Big Name VCs Back Seattle ‘Startup Studio’ Pioneer Square Labs
Some of the biggest names in Northwest investing and entrepreneurship, including prolific angel investor Geoff Entress and startup founder/venture capitalist Greg Gottesman, have opened a “startup studio” to form new companies with financial backing from most of the region’s venture firms, along with notable players from Silicon Valley and beyond.
Pioneer Square Labs (PSL), based in the Seattle neighborhood from which its name is derived, is an effort to professionalize the creation and validation of new software and services businesses from whole cloth and then spin them out as stand-alone companies to be grown by experienced operators.
Leading the effort are Gottesman and Entress, along with Mike Galgon, the co-founder of aQuantive, and Ben Gilbert, who co-founded Madrona Venture Labs—essentially the same model under the auspices of Madrona Venture Group—with Gottesman last year.
They’ve raised $12.5 million from Foundry Group (which led the funding and whose managing director, Brad Feld, is on the PSL board of directors), Bezos Expeditions, Greycroft Partners, Madrona, Maveron, Menlo Ventures, MHS Capital, Sinclair Digital Ventures, Techstars Ventures, Trilogy Equity Partners, True Ventures, Voyager Capital, and Vulcan Capital, as well as a large group of angel investors.
“They’re funding us so they can fund these companies” that emerge from PSL, Gottesman said.
Here’s how the organization plans to operate, from a news release it issued Thursday:
“PSL expects to test hundreds of ideas, gathered from multiple sources, and then use its own team to launch companies around the best ones. During the company-creation process, PSL builds product, signs key customers, and actively recruits talented entrepreneurs, technologists, and designers to serve as founders of a spin-out team.”
“What we’re trying to do is appeal to that incredible entrepreneur that’s sitting somewhere at Amazon or Microsoft or at some other company here in Seattle and has always thought that they were put on this world to go run something, to go build something, but maybe they don’t have that perfect idea,” Gottesman said. “What we bring is a company that has traction, that has a product, that has money changing hands.”
The aim is to spin out three to four companies a year in consumer services and lightweight business applications. Several ideas are already in the works, but PSL is keeping them under wraps for competitive reasons.
The PSL model is in some respects built on the fact that some people are better at creating new businesses, and others are better at growing and operating them. It’s the rare company founder who possesses all of those skills.
The studio concept fits within some broader trends in technology startups and investing. Venture investors are betting more capital on nascent companies as they seek to get in early on the next runaway success. This has contributed to the proliferation of startup incubators and accelerators that nurture and groom new ventures before parading them in front of investors. The payoff of these approaches remains to be seen in the majority of cases.
Several venture firms have gone one step further: building and testing startups internally based on their partners’ ideas. Gottesman did just that with Madrona Venture Labs and its first spin-out company, Spare5, which earlier this year raised a $10 million Series A.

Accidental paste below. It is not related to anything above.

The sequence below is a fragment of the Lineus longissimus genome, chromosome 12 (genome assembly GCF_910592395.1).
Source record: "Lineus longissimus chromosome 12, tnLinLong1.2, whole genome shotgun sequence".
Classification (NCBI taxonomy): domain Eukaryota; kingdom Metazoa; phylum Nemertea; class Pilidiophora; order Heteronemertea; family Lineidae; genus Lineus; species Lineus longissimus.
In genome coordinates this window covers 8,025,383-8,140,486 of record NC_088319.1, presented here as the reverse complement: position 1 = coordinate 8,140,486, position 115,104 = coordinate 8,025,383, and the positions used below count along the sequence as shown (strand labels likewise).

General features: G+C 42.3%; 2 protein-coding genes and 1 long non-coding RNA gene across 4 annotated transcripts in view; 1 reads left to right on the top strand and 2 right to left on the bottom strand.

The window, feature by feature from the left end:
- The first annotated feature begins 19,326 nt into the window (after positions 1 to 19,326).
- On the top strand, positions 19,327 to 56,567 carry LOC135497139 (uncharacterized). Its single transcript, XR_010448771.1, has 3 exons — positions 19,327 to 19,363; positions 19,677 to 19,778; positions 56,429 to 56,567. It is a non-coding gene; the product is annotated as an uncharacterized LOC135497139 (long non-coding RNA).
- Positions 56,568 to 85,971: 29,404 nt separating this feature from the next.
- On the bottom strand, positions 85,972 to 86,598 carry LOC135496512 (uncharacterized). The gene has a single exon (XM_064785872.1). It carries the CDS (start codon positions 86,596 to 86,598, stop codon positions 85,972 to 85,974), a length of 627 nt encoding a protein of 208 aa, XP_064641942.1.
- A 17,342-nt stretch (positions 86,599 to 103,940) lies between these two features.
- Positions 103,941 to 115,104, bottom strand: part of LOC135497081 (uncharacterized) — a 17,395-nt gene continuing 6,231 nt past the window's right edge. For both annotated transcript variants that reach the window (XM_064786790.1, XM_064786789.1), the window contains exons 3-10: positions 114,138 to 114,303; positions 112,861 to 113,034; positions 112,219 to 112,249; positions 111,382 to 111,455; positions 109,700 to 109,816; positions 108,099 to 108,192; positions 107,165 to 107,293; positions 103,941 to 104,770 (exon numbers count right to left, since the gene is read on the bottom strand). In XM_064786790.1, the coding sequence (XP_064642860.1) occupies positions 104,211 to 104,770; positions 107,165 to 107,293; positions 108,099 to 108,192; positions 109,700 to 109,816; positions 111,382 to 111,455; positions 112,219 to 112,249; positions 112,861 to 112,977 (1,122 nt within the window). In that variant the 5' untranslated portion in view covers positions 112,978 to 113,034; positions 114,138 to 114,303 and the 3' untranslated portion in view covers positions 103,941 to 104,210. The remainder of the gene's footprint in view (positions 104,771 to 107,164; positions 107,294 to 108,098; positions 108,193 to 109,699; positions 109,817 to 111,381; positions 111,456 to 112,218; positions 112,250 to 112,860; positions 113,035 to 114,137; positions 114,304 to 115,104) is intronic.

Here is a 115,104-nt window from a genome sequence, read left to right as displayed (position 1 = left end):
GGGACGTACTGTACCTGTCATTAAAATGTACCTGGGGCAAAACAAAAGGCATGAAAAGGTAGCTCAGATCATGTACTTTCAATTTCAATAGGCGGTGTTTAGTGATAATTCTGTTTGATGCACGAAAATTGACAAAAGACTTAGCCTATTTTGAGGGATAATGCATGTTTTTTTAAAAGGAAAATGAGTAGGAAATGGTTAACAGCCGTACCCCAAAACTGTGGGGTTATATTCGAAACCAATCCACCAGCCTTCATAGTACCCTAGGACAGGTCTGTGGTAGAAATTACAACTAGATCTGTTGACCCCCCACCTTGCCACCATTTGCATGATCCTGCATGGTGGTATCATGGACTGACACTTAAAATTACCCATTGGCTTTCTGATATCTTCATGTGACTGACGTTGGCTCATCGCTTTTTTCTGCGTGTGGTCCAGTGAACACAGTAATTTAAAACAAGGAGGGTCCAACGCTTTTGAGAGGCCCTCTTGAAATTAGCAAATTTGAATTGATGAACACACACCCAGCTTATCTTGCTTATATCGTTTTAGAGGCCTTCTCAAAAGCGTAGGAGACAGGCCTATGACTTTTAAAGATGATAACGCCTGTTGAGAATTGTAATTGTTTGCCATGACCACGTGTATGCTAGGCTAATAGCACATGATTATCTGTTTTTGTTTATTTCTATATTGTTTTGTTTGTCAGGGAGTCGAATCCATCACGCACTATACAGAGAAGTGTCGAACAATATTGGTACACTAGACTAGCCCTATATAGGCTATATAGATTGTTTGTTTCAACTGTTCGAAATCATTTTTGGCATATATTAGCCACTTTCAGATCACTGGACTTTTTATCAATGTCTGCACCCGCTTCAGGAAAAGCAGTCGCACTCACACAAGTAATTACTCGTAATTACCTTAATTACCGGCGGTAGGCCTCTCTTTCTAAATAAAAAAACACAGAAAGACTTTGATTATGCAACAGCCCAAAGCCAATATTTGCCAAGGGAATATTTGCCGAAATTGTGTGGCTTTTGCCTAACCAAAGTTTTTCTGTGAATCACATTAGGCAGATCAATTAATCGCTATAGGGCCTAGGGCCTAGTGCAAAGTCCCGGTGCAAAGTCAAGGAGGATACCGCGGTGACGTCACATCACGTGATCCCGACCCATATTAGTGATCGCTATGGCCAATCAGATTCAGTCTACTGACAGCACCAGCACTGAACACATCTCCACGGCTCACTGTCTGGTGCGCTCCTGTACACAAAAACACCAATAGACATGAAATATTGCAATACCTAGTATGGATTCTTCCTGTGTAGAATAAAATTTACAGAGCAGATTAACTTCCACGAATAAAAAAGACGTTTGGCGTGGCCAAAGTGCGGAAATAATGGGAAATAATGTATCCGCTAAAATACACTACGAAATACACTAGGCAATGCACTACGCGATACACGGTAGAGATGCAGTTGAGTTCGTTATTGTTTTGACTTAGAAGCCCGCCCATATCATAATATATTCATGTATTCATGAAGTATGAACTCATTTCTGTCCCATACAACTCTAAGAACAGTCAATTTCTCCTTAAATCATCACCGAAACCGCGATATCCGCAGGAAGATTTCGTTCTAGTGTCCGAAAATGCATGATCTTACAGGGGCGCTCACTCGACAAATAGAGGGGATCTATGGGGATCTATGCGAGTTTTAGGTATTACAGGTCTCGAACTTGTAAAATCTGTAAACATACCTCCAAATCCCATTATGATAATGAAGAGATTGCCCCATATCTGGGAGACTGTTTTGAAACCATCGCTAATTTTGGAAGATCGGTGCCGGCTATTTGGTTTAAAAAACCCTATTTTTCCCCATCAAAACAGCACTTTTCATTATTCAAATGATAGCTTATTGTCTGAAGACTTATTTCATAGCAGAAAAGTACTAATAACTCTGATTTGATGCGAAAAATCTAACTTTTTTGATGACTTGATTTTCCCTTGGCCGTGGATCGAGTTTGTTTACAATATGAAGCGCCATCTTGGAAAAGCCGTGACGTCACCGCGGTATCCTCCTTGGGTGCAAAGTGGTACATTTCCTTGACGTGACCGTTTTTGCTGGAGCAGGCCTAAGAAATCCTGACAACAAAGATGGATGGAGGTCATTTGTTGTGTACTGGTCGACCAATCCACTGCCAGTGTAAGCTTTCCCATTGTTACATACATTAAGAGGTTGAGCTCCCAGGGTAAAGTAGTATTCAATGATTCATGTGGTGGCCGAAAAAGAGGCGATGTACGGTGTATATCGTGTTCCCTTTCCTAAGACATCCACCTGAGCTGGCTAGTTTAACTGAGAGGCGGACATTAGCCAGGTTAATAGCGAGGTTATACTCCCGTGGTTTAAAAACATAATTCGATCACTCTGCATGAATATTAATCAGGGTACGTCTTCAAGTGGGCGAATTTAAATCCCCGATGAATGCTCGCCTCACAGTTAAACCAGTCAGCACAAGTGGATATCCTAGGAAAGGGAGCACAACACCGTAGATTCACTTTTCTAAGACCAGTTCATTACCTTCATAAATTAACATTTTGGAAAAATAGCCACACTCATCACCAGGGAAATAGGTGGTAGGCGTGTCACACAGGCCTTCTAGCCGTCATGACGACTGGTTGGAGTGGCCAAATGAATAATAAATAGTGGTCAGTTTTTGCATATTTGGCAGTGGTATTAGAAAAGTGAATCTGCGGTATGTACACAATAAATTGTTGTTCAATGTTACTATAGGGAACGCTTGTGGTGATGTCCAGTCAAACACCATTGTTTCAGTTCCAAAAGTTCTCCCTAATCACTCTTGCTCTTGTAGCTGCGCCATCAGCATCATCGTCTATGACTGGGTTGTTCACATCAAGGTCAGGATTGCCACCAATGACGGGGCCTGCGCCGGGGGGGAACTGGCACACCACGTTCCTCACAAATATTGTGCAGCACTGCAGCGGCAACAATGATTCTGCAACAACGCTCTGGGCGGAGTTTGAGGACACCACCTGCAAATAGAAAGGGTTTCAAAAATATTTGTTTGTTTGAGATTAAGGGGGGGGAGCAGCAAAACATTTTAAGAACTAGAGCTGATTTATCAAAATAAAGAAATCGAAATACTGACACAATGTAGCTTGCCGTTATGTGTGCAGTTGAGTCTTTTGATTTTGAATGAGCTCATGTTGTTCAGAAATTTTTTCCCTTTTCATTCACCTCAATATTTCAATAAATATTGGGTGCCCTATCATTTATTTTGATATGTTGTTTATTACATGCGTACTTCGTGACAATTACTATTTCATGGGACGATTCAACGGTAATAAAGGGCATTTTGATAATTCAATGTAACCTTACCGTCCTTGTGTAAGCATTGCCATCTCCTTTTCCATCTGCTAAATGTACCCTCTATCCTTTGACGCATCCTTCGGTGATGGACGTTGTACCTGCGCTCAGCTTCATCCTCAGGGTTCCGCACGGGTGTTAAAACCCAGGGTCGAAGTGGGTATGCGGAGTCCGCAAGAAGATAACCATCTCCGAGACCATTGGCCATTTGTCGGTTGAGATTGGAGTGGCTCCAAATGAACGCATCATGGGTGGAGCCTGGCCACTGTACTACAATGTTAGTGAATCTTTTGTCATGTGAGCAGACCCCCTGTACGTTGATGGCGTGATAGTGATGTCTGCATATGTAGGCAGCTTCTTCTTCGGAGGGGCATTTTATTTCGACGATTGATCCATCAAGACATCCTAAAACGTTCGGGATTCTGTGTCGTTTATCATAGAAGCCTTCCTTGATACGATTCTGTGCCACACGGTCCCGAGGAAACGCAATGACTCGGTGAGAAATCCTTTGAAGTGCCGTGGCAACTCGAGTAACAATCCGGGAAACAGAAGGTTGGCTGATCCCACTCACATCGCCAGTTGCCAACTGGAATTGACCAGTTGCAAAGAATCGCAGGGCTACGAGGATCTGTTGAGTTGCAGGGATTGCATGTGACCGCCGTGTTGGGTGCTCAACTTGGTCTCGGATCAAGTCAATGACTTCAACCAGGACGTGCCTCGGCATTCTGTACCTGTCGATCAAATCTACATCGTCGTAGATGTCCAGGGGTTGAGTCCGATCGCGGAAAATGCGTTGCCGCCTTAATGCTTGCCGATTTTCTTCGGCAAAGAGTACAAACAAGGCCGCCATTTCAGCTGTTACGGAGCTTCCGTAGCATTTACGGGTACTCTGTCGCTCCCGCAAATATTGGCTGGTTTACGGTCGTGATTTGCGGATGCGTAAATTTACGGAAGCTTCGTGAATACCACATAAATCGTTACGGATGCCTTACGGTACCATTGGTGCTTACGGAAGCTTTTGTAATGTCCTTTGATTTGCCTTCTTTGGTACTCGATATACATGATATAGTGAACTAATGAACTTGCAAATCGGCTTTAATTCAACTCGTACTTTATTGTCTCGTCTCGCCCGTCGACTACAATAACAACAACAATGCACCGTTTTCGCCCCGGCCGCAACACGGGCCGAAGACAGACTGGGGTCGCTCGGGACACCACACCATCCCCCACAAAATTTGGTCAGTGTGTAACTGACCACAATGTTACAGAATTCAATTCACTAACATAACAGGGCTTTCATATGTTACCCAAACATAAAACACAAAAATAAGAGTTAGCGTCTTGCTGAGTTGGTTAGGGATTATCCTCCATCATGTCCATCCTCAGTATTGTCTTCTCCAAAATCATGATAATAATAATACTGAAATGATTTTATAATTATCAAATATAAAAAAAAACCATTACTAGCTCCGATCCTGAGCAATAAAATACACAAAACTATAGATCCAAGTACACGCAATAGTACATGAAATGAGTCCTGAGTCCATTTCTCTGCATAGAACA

Gottesman, who has been with Madrona for 18 years, recently shifted from managing director to venture partner, handing off leadership of Madrona Venture Labs to Scott Jacobsen.
Madrona Venture Labs continues, said a spokeswoman for the venture firm, adding that news of another spin-out company and new leadership is forthcoming. “I think it’s clear there is plenty of space in the market for organizations like these,” she said via e-mail.
Many independent startup studios have sprung up in recent years, including Ivy Softworks in Seattle; The Hive in Palo Alto, CA, which earlier this year raised $22 million for a second fund; betaworks in New York City; and Blade in Boston, which recently scrapped its startup foundry model to focus on one idea.
Gottesman said PSL stands out from this crowd in large part because of the group of investors participating. In addition to the baker’s dozen venture firms, PSL says about 50 angel investors and company CEOs have invested, including Rich Barton, Bob Nelsen, Scott Dorsey, Ryan Holmes, Rudy Gadre, Bill Lee, and Jonathan Sposato.
“I have never seen this number of VCs and angels backing something like this,” said Foundry Group’s Feld in the PSL news release.
Another reason these “studio” and “labs” approaches have been taking off is the proliferation of technologies that make building software- and services-based businesses quicker and easier than ever before. Small teams can get a bare-bones offering in front of customers in a matter of months to test whether they’ve made something people will pay for—something that would justify further development and eventually investment.
Of course, individual entrepreneurs can take advantage of all of this, too, building a business based on their unique insight or passion, and seeking outside investors when they need capital to grow. Gottesman said PSL is not an effort to supplant that model.
“We do think that the traditional way of building companies still works and still will be the vast majority of startups,” he said. But the hope is that this model of company formation will yield businesses that otherwise would not be built.
“We’re going to take some real swings,” Gottesman said. “We want to build something that’s worthy of the most talented entrepreneurs in town, and worthy of this incredible set of investors that have put their faith in us.”